Dr. Jho's Midline Anterior Skull Base Surgery via a Small Nose-Bridge Incision: Operation for Meningioma, Nasopharyngeal Carcinoma, Craniopharyngioma, Olfactory Neuroblastoma, other Skull Base Tumors: Minimally Invasive Skull Base Surgery Operation: Glabellar Approach
Hae Dong Jho, M.D., Ph.D.
Home: Dr. Jho's Innovative Minimally Invasive Neurosurgery for Spine and Brain Disorders
Link: JHO Institute for Minimally Invasive Neurosurgery
"Band-aid" brain surgery for midline skull base tumors such as meningiomas, nasopharyngeal carcinomas, craniopharyngiomas, olfactory neuroblastomas and other skull base tumors
"I hear and I forget. I see and I remember. I do and I understand." - Confucius
Facts About This Surgery
In order to minimize the size of skin and bone openings that are commonly used in conventional skull base (also called cranial base) procedures, a surgical approach has been developed that allows the surgeon a direct shortcut type of approach to tumors of the anterior skull base. Called the glabellar approach, it utilizes a one or two inch incision above the nose and between the eyes, the area known anatomically as the glabella. It is a modification of the frequently used frontal approach but does not incorporate the use of brain retractors which minimizes the potential for brain injury. Positive reports have been recieved concerning the cosmetic outcome of the incision as well. Great effort was taken to develop a "straight line to the problem" type of surgical approach that also focuses on preservation of surrounding anatomical structures. To utilize an analogy, this approach resembles the efforts of those who restore great works of art, bringing back the brilliance of the original work without disturbing the original content. Care is taken in the glabellar approach to accomplish tumor removal with minimal disruption of surrounding structures.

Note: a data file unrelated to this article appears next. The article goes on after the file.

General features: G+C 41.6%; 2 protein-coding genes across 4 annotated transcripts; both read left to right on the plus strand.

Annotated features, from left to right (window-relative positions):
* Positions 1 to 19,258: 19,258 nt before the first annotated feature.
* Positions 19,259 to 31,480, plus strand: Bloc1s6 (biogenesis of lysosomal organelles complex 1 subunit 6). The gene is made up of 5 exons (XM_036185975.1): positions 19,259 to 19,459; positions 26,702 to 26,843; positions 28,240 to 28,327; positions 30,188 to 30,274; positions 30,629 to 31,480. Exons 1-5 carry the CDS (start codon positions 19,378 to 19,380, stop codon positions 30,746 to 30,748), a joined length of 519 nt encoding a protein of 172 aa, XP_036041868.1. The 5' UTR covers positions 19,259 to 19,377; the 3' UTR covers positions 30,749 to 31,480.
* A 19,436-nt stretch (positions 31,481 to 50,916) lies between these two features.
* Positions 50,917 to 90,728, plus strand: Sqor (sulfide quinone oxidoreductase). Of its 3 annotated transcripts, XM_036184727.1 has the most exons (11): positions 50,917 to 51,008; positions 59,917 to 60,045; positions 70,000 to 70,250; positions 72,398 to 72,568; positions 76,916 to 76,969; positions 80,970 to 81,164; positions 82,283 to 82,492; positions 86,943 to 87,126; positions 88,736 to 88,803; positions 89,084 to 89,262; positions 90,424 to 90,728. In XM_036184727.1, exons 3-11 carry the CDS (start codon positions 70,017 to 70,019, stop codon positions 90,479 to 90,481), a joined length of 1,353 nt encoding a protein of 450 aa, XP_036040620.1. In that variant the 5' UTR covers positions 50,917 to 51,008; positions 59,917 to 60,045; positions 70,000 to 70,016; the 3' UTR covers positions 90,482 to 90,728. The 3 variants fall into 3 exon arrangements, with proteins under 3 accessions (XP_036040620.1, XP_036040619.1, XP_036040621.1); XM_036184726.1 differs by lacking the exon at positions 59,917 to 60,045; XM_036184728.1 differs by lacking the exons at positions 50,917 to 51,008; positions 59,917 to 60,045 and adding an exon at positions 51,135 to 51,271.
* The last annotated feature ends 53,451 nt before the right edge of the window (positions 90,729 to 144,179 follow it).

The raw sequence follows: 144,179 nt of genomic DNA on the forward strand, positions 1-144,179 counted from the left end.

glabellar - referring to the anatomical region at the top of the nose between the eyes
MR scans, coronal views, reveal a large tumor (meningioma) preoperatively (left) and total resection of the tumor through a small skin incision at the nose-bridge postoperatively (right). The operation has been performed under an operating microscope or with an endoscope.
An excellent view of the optic chiasm, visualized microscopically, is seen during a glabellar skull base tumor resection.
Pictures demonstrate the line for the skin incision, postoperative bandage and the healed incision.
Top: Preoperative visual field testing results display significant visual field deficits portrayed by blackened areas. Bottom: After a glabellar approach and resection of an anterior skull base tumor, postoperative visual field results, on the same patient, display significant improvement in visual field defects.
Axial and sagittal views from a preoperative MRI disclose a large anterior fossa tumor in an elderly woman. The tumor was removed with an endoscope via a 2-cm-long nose bridge skin incision.
The corresponding postoperative axial and sagittal MRI views confirm complete tumor resection via a glabellar approach. The bright shadow in the sagittal MRI is an abdominal fat graft placed in the frontal and ethmoid sinus in order to prevent postoperative cerebrospinal fluid leakage.
Evolution of a Glabellar Incision
When an endoscope is utilized instead of the operating microscope a much smaller incision can be used. The photograph shows a postoperative bandage placed over a glabellar incision.
Incision as seen morning after surgery
Healed glabellar incision seen six weeks following surgery
Jho, HD and Ko, Y: Glabellar approach: a simplified midline anterior fossa skull base technique. Minimally Invasive Neurosurgery 40(2): 62-67, 1997
For referral information or appointment for consultation contact:
Manager: Robin A. Coret, B.S.- (412)359-6110 or e-mail at
Address: JHO Institute for Minimally Invasive Neurosurgery
7th Floor, Snyder Pavilion, Allegheny General Hospital, 320 East North Avenue, Pittsburgh, PA 15212-4772
Contact Dr. Jho via email: DrJho@DrJho.com
Return to Home To Next Page